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WW1 Photo Library: Harper's Pictorial Library of the World War, Volume 2 - 1920

Photographs and Other Images Sourced from Harper's Pictorial Library of the World War, Volume 2: How the War was Lost and Won - The Grand Strategy of the High Commands, 1920. A part of a World War 1 Online Exhibit at the GG Archives.

Three Generations of the Royal House of England.

Three Generations of the Royal House of England. King Edward VII and His Son, the Present George V, and His Grandson, the Present Prince of Wales. King Edward in His Later Years Took an Active Part in International Politics, and It Was He Who Brought About the Rapprochement With France Which Led to the Triple Entente. Photograph © Underwood & Underwood. Harper's Pictorial Library of the World War, Volume 2, 1920. GGA Image ID # 18c17a4ab9

How Americans Helped Feed the Allies.

How Americans Helped Feed the Allies. Increased Home Production of All Food Products Was Encouraged so that the United States Would assure a Surplus for Export. Volunteers Raised Potatoes on Waste Bits of Land, Lawns Were Plowed up and Planted, and Education in Agriculture for Old and Young Was Stimulated by the Government. The United States Also Heavily increased the Acreage Planted to Cereals. Photograph by Paul Thompson. Harper's Pictorial Library of the World War, Volume 2, 1920. GGA Image ID # 18c1ed8a66

Austrian Prisoners in Italy.

Austrian Prisoners in Italy. Italy’s Prisoners of War Were Treated Humanely and under the Rules Laid Down by the Hague Convention. Photograph Courtesy of Red Cross Magazine. Harper's Pictorial Library of the World War, Volume 2, 1920. Harper's Pictorial Library of the World War, Volume 2, 1920. GGA Image ID # 18c2295426

Germany Thought We Wouldn't Fight.

Germany Thought We Wouldn't Fight. The Cardinal Blunder of the German High Command Was Their Refusal to Believe That America Would Join the Allies in Time to Render Effective Service. The Photograph Shows the Embarkation of a Regiment of Marines, and the Germans Learned to Their Sorrow That There Are No Better Fighters. Photograph by Hare. Harper's Pictorial Library of the World War, Volume 2, 1920. GGA Image ID # 18c29f6278

Our Answer to the Challenge.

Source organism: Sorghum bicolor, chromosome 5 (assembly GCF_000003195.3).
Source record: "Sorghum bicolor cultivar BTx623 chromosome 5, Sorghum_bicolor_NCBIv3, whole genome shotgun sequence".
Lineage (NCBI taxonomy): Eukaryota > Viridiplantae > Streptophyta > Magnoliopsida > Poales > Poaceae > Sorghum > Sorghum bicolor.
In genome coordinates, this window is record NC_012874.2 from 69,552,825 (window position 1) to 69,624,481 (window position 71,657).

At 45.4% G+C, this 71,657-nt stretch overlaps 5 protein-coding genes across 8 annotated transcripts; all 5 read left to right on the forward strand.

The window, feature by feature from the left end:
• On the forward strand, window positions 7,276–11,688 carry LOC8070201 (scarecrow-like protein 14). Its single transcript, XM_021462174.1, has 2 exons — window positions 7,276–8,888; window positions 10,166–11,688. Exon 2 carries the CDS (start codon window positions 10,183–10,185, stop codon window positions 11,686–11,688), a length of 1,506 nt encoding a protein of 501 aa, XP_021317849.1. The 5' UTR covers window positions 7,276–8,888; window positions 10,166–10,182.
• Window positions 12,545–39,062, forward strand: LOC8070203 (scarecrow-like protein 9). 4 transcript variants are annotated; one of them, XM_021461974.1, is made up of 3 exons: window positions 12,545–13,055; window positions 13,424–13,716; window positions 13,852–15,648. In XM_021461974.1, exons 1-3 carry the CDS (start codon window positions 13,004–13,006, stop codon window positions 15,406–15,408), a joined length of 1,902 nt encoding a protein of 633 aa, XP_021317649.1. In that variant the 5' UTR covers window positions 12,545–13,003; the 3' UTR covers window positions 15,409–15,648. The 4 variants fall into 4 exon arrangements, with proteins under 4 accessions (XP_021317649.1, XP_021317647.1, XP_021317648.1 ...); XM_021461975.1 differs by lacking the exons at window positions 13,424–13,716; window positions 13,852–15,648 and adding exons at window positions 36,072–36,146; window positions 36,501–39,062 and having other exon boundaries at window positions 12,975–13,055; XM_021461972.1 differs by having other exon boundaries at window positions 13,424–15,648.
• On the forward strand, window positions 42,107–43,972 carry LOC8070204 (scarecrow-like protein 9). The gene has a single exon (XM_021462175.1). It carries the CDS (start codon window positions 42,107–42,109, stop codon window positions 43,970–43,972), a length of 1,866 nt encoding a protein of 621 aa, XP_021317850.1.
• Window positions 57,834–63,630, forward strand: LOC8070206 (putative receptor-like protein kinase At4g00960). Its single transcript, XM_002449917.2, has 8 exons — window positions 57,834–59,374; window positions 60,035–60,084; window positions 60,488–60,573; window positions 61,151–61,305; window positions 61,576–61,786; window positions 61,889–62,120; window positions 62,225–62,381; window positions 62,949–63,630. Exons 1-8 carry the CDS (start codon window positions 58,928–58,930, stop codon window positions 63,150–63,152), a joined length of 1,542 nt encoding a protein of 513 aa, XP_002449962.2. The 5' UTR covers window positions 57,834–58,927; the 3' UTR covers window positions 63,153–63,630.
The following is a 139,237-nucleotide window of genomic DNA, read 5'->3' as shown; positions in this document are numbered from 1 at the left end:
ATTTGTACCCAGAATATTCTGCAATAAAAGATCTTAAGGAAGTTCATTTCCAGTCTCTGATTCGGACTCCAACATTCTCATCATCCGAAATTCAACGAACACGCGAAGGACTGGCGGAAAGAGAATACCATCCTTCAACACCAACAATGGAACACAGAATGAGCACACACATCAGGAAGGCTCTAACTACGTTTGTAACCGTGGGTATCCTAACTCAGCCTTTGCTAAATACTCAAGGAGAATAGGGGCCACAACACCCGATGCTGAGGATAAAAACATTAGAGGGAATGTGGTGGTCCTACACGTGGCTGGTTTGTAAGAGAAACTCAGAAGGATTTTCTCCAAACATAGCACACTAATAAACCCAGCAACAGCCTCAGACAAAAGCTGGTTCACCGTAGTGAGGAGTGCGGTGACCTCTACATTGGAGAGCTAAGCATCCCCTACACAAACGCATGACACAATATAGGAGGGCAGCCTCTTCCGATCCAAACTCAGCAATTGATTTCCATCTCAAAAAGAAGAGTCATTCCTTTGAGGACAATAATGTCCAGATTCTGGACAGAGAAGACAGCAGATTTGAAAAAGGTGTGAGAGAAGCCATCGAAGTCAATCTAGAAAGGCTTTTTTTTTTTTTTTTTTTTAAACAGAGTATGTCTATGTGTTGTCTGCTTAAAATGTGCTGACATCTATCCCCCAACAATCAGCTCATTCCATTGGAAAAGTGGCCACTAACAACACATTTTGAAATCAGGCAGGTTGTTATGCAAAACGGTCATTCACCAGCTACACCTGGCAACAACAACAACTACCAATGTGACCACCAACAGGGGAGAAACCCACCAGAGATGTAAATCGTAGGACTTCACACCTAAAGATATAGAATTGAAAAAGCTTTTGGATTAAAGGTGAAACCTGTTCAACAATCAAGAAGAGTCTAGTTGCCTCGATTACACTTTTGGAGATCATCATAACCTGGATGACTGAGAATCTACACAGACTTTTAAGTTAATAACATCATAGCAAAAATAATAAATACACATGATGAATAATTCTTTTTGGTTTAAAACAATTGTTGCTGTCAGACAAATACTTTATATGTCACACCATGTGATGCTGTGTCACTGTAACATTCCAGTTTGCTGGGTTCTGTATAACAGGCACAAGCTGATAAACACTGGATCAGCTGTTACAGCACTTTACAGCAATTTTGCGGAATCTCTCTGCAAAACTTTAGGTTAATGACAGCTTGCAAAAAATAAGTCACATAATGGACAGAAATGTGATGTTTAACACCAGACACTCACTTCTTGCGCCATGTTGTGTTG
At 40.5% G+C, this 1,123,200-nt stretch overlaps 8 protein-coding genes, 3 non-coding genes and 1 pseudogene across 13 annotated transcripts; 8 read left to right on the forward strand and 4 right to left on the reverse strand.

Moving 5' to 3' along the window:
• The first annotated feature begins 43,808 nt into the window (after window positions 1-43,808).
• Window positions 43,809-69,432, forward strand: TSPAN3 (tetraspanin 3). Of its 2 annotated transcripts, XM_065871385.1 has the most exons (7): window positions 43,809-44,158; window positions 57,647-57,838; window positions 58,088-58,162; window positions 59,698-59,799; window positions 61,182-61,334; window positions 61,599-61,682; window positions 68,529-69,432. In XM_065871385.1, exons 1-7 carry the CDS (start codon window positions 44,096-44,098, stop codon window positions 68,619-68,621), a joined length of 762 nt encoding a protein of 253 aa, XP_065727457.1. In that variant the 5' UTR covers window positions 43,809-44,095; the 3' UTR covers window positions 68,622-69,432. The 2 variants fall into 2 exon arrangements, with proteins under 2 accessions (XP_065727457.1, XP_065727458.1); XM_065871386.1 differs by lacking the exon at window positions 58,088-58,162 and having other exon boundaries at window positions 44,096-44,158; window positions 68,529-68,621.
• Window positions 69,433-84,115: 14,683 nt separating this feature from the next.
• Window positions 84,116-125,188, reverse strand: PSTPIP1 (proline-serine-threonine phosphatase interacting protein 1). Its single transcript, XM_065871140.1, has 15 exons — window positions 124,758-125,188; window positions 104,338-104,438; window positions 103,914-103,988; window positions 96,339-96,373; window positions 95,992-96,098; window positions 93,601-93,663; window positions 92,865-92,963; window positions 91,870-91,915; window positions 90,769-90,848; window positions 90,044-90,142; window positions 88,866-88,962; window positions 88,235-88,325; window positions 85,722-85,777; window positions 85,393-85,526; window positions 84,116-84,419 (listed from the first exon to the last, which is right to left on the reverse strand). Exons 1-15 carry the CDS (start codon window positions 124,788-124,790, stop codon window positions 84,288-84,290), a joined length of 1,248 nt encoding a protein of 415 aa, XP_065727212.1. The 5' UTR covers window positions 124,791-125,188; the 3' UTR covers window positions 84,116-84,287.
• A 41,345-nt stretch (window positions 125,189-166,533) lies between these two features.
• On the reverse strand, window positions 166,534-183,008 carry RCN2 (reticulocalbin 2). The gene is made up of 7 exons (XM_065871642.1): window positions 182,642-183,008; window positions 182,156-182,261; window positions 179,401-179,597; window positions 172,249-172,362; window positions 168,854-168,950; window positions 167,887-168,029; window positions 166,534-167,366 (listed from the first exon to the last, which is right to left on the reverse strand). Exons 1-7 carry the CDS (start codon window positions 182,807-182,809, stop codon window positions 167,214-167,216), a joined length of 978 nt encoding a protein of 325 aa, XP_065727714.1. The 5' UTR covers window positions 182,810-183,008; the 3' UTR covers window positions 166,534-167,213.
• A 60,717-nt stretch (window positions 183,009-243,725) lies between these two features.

Our Answer to the Challenge. in Discussing the New American Formations Beginning to Arrive in the Spring of 1918, Ludendorff Writes: “in What Numbers They Would Appear Could Not Be Foreseen ; But It Might Be Taken for Granted That They Would Not Balance the Loss of Russia.“ Photograph © International Film Service. Harper's Pictorial Library of the World War, Volume 2, 1920. GGA Image ID # 18c2f537be

The First Unit of American Telephone Operators.

The First Unit of American Telephone Operators. “I Tried to Extend the System of Replacing Men by Women, and a Female Auxiliary Telephone Corps Was to Be Started,” Writes Ludendorff in His War Book. When the United States Went to War, American Telephones With Crews, Managers, and Operators Were Sent Across. Harper's Pictorial Library of the World War, Volume 2, 1920. GGA Image ID # 18c2fdbc1e

Making a Citizen Army in America to Fight Overseas. One of the Wonders of the War Was the Swift Mobilization of America's Man Power.

Making a Citizen Army in America to Fight Overseas. One of the Wonders of the War Was the Swift Mobilization of America's Man Power. The Draft Registered the Names of More Than 24,000,000 Men Between 21 and 45 Years of Age. Between June 1917 and November 1918, Over 2,000,000 Were Sent Overseas, of Whom More Than 1,000,000 Had Battle Experience. Says Ludendorff: "I Expected Strong Forces of Americans to Come. but the Rapidity With Which They Actually Did Arrive Was Surprising." Harper's Pictorial Library of the World War, Volume 2, 1920. GGA Image ID # 18c3bffd9d

Device for Dropping Propaganda.

Device for Dropping Propaganda. This Tin Frame, Strung With a Long Fuse, Was Attached to a Small Balloon and Sent Over the Enemy Lines. as Each Loop of the Fuse Burned It Dropped a Message. Photograph Courtesy of Red Cross Magazine. Harper's Pictorial Library of the World War, Volume 2, 1920. GGA Image ID # 18c3e3c132

A Girl Munition Worker.

A Girl Munition Worker. “The Equipment of the Entente Armies With War Material Had Been Carried Out on a Scale Hitherto Unknown,’ Writes Ludendorff in His Memoirs, Adding, “the Battle of the Somme Showed Us Every Day How Great Was the Advantage of the Enemy in This Respect.” Photograph by James M. Deck. Harper's Pictorial Library of the World War, Volume 2, 1920. GGA Image ID # 18c4329f2a

French Soldiers’ Wives Waiting in Long Lines for Their Allowances to Be Given Them.

French Soldiers’ Wives Waiting in Long Lines for Their Allowances to Be Given Them. Photograph © Gillette Burgess. Harper's Pictorial Library of the World War, Volume 2, 1920. GGA Image ID # 18c44581f6

"Reunion" After an Exile of Forty Years, the Spirit of France Overthrows the German Boundaries and Enters the Lost Provinces of Alsace and Lorraine.

"Reunion" After an Exile of Forty Years, the Spirit of France Overthrows the German Boundaries and Enters the Lost Provinces of Alsace and Lorraine. From a Painting by Georges Scott in L'Illustration. Harper's Pictorial Library of the World War, Volume 2, 1920. GGA Image ID # 18c507b376

Captain J. B. W. Gardiner, Ed., and Thomas Y. Ybarra, Ed., Harper's Pictorial Library of the World War In Twelve Volumes Profusely Illustrated, Volume II: How the War was Lost and Won -- The Grand Strategy of the High Command, New York-London: Harper & Brothers, 1920. Foreword by Charles W. Eliot, Ph.D., Introduction by General Sir Frederick Maurice.

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